“Think of it simply as phasing in getting rid of the maximum,” says Nancy Altman, president of Social Security Works who was appointed to serve a six-year term on the Social Security Advisory Board by House Speaker Nancy Pelosi. “It’s a long phase-in, and it will probably take about 30 years, but it’s not forever.” She says those increases are indexed to coincide with rising wages, though the wage base cap might not lift off much next year given the pandemic.
The Social Security Trustees project estimates that unfunded obligations over the next 75 years will swell to $16.8 trillion, up from the $13.9 trillion estimate a year ago. Under the Biden plan, these new tax proposals could reduce that imbalance by about 40 percent, according to estimates from the University of Pennsylvania’s Wharton School of Business.
That’s not to say it will be free from challenges. Wharton’s budget model of the program also estimates that Biden’s tax plan could weigh on the economy moderately. That could come at a particularly challenging time, given the economic rebound from the pandemic that’s likely to linger for years. By 2030, the economy could shrink by 0.6 percent due to a reduction in capital formation, Wharton estimates.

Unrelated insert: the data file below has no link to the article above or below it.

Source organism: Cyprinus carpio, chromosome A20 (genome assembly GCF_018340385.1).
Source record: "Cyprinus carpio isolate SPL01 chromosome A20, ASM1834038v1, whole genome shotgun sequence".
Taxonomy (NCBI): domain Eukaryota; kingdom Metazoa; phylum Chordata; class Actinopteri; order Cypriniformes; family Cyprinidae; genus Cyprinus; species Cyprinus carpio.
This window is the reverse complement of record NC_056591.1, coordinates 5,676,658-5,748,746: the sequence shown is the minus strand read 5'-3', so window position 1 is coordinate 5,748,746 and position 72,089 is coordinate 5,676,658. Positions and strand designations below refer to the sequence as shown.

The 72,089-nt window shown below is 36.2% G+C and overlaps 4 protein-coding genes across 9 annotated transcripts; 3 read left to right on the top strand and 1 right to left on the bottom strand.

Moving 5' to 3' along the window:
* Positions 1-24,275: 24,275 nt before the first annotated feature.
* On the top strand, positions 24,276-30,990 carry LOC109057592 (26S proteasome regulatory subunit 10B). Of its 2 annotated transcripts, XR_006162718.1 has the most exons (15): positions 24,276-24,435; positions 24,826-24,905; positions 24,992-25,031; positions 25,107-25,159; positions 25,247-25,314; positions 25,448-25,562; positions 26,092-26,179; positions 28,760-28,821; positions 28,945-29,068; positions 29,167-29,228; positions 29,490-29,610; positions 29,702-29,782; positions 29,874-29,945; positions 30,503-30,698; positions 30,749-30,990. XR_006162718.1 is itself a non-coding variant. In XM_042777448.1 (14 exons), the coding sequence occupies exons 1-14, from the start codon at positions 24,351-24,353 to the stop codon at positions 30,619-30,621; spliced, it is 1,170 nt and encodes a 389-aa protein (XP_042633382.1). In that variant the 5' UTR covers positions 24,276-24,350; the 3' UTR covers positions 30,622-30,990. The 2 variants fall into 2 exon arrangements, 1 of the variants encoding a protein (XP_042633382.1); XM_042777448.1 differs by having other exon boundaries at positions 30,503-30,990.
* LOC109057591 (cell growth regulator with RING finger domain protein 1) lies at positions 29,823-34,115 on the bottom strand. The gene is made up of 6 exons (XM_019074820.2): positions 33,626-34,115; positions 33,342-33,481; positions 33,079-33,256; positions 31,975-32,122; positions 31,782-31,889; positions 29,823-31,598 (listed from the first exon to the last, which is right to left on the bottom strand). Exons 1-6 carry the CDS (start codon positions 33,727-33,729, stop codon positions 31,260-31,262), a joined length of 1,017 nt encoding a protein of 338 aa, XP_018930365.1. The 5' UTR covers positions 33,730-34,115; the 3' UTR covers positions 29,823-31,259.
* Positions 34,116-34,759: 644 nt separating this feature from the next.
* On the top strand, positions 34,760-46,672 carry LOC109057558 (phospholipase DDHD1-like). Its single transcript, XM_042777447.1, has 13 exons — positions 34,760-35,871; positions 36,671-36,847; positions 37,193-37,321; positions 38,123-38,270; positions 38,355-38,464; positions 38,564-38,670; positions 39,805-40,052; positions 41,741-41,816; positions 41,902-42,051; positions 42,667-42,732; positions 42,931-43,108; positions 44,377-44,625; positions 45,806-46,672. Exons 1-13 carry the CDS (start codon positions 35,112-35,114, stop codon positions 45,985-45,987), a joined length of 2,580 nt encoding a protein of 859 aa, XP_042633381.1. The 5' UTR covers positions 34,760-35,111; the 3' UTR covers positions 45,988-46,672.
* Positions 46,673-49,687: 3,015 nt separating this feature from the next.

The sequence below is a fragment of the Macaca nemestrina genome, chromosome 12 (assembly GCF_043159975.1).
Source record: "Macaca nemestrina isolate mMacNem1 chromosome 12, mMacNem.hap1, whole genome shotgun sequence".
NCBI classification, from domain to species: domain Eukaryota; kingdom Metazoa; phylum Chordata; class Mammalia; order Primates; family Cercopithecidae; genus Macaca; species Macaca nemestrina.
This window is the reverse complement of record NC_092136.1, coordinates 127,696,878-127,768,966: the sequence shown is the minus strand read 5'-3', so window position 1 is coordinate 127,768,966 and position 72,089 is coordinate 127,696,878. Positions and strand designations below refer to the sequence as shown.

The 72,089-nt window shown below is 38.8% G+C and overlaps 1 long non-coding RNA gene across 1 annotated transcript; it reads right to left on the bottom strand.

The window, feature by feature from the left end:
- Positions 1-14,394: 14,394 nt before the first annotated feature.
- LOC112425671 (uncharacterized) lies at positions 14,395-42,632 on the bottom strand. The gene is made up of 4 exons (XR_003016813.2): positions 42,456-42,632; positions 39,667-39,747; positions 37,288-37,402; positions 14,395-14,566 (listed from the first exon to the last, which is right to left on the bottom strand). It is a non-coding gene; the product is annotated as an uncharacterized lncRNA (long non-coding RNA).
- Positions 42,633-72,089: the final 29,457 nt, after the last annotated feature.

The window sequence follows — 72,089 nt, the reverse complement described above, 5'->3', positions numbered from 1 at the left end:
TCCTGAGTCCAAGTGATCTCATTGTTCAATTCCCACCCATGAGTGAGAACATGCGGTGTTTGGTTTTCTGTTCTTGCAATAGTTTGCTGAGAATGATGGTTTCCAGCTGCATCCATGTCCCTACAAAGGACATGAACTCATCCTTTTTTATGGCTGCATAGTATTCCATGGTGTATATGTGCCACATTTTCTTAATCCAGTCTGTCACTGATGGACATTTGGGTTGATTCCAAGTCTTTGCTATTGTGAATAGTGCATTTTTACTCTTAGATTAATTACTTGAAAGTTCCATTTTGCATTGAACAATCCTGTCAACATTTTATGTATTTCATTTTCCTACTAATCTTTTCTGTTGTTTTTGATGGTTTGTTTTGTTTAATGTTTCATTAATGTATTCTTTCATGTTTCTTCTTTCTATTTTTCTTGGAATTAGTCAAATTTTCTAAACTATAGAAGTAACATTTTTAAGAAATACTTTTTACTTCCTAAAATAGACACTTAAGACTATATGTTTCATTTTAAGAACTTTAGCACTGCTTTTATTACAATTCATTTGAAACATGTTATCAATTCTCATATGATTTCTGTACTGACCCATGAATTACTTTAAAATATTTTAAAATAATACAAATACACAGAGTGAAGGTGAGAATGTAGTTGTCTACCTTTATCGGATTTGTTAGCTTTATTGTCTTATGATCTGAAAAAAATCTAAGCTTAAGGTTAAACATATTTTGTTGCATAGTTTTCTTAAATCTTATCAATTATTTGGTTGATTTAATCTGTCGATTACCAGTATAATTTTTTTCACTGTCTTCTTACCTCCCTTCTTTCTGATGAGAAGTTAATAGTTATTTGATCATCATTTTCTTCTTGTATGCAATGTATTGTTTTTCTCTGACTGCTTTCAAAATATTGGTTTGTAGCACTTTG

Fewer payrolls may also mean reduced payroll tax revenue altogether, even if there’s a tax boost. President Donald Trump has argued for the flipside — reducing payroll taxes if he’s elected — with the idea that it might spur more job creation and boost revenues on its own. Experts, however, are still cautious about the point of view that tax cuts lead to more positive economic outcomes, given that some companies after the Tax Cuts and Jobs Act of 2017 turned to stock buybacks, rather than wage increases or jobs-creating investments.
2. Increase special minimum benefit for Americans who’ve worked for 30 years
If you worked for 30 years, Biden would reportedly offer you a higher benefit that’s 125 percent of the federal poverty level. If this had applied to 2019, that means the minimum monthly benefit would be $1,301, up from about $886, Wharton’s estimates also found. That proposal would also increase benefits between 5 and 50 percent for low earners who’ve worked anywhere between 10 and 30 years.
“The concept is that no one who’s worked 30 years should retire into poverty because of the way Social Security is set up,” Altman says.